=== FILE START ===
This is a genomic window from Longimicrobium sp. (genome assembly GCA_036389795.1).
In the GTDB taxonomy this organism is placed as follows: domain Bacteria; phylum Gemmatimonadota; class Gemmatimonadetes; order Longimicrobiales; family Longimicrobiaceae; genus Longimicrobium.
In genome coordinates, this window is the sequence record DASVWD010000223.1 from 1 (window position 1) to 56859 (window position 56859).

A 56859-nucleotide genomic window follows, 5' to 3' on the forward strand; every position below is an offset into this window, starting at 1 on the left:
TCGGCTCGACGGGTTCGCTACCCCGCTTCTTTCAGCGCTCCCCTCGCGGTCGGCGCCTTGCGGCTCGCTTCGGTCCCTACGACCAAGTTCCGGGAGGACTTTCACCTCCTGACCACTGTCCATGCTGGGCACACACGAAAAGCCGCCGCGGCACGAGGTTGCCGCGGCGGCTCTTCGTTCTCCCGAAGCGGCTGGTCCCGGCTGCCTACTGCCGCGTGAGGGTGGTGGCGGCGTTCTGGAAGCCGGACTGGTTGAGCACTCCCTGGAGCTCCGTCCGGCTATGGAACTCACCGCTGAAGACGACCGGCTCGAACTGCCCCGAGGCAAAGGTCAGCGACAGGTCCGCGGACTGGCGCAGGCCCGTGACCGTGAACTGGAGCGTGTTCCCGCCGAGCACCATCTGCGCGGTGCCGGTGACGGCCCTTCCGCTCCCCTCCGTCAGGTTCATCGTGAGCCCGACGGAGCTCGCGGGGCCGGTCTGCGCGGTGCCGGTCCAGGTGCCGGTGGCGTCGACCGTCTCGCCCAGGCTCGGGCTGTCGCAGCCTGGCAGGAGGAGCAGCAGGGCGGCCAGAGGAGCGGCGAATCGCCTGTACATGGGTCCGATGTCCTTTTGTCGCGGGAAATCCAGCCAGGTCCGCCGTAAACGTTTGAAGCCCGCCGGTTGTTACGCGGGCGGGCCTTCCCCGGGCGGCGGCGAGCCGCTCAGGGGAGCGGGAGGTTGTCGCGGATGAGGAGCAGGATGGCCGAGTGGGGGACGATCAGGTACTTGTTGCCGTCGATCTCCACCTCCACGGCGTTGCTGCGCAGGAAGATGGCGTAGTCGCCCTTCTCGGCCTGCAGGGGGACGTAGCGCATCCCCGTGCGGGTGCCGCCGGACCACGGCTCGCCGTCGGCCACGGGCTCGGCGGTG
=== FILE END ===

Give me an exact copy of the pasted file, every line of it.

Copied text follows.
This is a genomic window from Longimicrobium sp. (genome assembly GCA_036389795.1).
In the GTDB taxonomy this organism is placed as follows: domain Bacteria; phylum Gemmatimonadota; class Gemmatimonadetes; order Longimicrobiales; family Longimicrobiaceae; genus Longimicrobium.
In genome coordinates, this window is the sequence record DASVWD010000223.1 from 1 (window position 1) to 56859 (window position 56859).

A 56859-nucleotide genomic window follows, 5' to 3' on the forward strand; every position below is an offset into this window, starting at 1 on the left:
TCGGCTCGACGGGTTCGCTACCCCGCTTCTTTCAGCGCTCCCCTCGCGGTCGGCGCCTTGCGGCTCGCTTCGGTCCCTACGACCAAGTTCCGGGAGGACTTTCACCTCCTGACCACTGTCCATGCTGGGCACACACGAAAAGCCGCCGCGGCACGAGGTTGCCGCGGCGGCTCTTCGTTCTCCCGAAGCGGCTGGTCCCGGCTGCCTACTGCCGCGTGAGGGTGGTGGCGGCGTTCTGGAAGCCGGACTGGTTGAGCACTCCCTGGAGCTCCGTCCGGCTATGGAACTCACCGCTGAAGACGACCGGCTCGAACTGCCCCGAGGCAAAGGTCAGCGACAGGTCCGCGGACTGGCGCAGGCCCGTGACCGTGAACTGGAGCGTGTTCCCGCCGAGCACCATCTGCGCGGTGCCGGTGACGGCCCTTCCGCTCCCCTCCGTCAGGTTCATCGTGAGCCCGACGGAGCTCGCGGGGCCGGTCTGCGCGGTGCCGGTCCAGGTGCCGGTGGCGTCGACCGTCTCGCCCAGGCTCGGGCTGTCGCAGCCTGGCAGGAGGAGCAGCAGGGCGGCCAGAGGAGCGGCGAATCGCCTGTACATGGGTCCGATGTCCTTTTGTCGCGGGAAATCCAGCCAGGTCCGCCGTAAACGTTTGAAGCCCGCCGGTTGTTACGCGGGCGGGCCTTCCCCGGGCGGCGGCGAGCCGCTCAGGGGAGCGGGAGGTTGTCGCGGATGAGGAGCAGGATGGCCGAGTGGGGGACGATCAGGTACTTGTTGCCGTCGATCTCCACCTCCACGGCGTTGCTGCGCAGGAAGATGGCGTAGTCGCCCTTCTCGGCCTGCAGGGGGACGTAGCGCATCCCCGTGCGGGTGCCGCCGGACCACGGCTCGCCGTCGGCCACGGGCTCGGCGGTG